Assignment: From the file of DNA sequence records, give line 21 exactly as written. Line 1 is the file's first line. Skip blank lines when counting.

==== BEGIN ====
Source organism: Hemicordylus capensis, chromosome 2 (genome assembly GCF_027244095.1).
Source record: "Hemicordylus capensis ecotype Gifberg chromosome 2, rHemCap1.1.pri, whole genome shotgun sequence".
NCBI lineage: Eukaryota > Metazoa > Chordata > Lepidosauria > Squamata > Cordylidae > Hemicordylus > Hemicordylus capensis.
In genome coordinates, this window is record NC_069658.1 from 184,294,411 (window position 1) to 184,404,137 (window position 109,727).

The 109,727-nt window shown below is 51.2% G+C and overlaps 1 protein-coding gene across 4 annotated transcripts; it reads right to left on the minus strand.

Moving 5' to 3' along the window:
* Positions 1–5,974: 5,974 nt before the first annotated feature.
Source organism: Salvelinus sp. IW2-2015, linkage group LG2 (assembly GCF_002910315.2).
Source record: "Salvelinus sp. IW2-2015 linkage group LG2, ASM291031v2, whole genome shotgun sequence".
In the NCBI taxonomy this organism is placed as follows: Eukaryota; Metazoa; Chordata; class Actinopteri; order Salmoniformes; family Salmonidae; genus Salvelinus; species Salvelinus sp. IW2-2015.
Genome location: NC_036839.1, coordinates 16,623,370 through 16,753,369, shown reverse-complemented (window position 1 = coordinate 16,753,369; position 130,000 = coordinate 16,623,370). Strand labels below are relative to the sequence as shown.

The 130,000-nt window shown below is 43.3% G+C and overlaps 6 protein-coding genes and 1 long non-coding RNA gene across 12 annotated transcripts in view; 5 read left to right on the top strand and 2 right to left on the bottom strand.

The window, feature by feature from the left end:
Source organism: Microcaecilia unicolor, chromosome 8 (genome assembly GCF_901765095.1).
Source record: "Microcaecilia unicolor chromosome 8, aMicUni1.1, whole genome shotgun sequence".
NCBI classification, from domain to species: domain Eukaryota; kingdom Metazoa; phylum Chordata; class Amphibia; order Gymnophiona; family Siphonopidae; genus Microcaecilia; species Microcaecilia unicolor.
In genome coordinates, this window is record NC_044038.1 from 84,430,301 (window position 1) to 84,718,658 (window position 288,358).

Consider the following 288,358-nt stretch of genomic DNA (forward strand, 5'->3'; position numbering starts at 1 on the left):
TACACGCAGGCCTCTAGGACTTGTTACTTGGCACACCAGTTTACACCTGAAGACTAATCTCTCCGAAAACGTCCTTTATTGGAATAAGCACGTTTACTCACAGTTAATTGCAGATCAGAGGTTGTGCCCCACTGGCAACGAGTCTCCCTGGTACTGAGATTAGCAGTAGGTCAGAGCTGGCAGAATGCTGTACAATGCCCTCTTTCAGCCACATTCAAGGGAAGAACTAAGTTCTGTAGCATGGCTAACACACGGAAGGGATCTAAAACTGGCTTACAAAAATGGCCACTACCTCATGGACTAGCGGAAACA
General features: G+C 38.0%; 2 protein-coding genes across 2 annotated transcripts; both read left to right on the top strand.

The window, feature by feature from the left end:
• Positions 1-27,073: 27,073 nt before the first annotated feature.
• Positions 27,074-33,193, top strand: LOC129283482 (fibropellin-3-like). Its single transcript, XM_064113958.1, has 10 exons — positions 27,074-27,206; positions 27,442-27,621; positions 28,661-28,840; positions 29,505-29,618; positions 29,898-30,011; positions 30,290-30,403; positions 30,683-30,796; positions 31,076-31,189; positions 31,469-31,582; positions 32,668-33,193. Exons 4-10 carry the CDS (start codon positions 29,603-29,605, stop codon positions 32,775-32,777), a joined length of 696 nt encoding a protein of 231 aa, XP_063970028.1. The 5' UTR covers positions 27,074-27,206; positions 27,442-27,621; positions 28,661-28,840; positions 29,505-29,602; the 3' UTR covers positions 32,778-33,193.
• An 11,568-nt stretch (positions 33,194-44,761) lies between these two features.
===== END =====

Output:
The window, feature by feature from the left end: